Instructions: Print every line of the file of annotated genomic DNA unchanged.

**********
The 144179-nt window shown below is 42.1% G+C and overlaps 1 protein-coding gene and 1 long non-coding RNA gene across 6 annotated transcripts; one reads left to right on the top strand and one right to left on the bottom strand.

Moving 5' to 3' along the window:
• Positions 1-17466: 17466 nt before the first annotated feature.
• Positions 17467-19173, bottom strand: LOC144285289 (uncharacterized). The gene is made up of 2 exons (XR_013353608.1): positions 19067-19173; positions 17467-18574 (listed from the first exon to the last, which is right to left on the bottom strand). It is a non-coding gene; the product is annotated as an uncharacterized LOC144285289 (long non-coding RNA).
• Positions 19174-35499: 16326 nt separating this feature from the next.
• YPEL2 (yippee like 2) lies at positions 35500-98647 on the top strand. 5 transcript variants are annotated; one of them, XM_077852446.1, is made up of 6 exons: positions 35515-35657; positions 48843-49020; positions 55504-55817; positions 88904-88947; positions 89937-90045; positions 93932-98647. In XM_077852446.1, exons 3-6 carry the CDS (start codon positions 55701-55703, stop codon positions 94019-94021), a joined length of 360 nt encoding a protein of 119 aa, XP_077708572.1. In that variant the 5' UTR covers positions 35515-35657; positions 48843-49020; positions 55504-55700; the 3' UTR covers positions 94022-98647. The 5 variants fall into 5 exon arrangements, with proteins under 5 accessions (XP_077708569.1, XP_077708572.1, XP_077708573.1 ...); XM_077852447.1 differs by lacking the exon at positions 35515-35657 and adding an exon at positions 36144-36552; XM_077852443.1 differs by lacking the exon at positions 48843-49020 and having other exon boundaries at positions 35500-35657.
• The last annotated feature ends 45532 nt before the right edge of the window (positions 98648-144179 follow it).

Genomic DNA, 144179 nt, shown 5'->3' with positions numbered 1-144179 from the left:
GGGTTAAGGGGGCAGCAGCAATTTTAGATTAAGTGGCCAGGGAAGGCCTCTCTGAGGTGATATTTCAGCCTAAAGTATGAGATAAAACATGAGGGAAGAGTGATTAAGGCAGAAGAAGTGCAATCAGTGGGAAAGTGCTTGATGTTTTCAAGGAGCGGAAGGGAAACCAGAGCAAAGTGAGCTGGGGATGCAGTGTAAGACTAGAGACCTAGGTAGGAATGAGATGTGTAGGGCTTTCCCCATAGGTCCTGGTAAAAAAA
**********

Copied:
The 144179-nt window shown below is 42.1% G+C and overlaps 1 protein-coding gene and 1 long non-coding RNA gene across 6 annotated transcripts; one reads left to right on the top strand and one right to left on the bottom strand.

Moving 5' to 3' along the window:
• Positions 1-17466: 17466 nt before the first annotated feature.
• Positions 17467-19173, bottom strand: LOC144285289 (uncharacterized). The gene is made up of 2 exons (XR_013353608.1): positions 19067-19173; positions 17467-18574 (listed from the first exon to the last, which is right to left on the bottom strand). It is a non-coding gene; the product is annotated as an uncharacterized LOC144285289 (long non-coding RNA).
• Positions 19174-35499: 16326 nt separating this feature from the next.
• YPEL2 (yippee like 2) lies at positions 35500-98647 on the top strand. 5 transcript variants are annotated; one of them, XM_077852446.1, is made up of 6 exons: positions 35515-35657; positions 48843-49020; positions 55504-55817; positions 88904-88947; positions 89937-90045; positions 93932-98647. In XM_077852446.1, exons 3-6 carry the CDS (start codon positions 55701-55703, stop codon positions 94019-94021), a joined length of 360 nt encoding a protein of 119 aa, XP_077708572.1. In that variant the 5' UTR covers positions 35515-35657; positions 48843-49020; positions 55504-55700; the 3' UTR covers positions 94022-98647. The 5 variants fall into 5 exon arrangements, with proteins under 5 accessions (XP_077708569.1, XP_077708572.1, XP_077708573.1 ...); XM_077852447.1 differs by lacking the exon at positions 35515-35657 and adding an exon at positions 36144-36552; XM_077852443.1 differs by lacking the exon at positions 48843-49020 and having other exon boundaries at positions 35500-35657.
• The last annotated feature ends 45532 nt before the right edge of the window (positions 98648-144179 follow it).

Genomic DNA, 144179 nt, shown 5'->3' with positions numbered 1-144179 from the left:
GGGTTAAGGGGGCAGCAGCAATTTTAGATTAAGTGGCCAGGGAAGGCCTCTCTGAGGTGATATTTCAGCCTAAAGTATGAGATAAAACATGAGGGAAGAGTGATTAAGGCAGAAGAAGTGCAATCAGTGGGAAAGTGCTTGATGTTTTCAAGGAGCGGAAGGGAAACCAGAGCAAAGTGAGCTGGGGATGCAGTGTAAGACTAGAGACCTAGGTAGGAATGAGATGTGTAGGGCTTTCCCCATAGGTCCTGGTAAAAAAA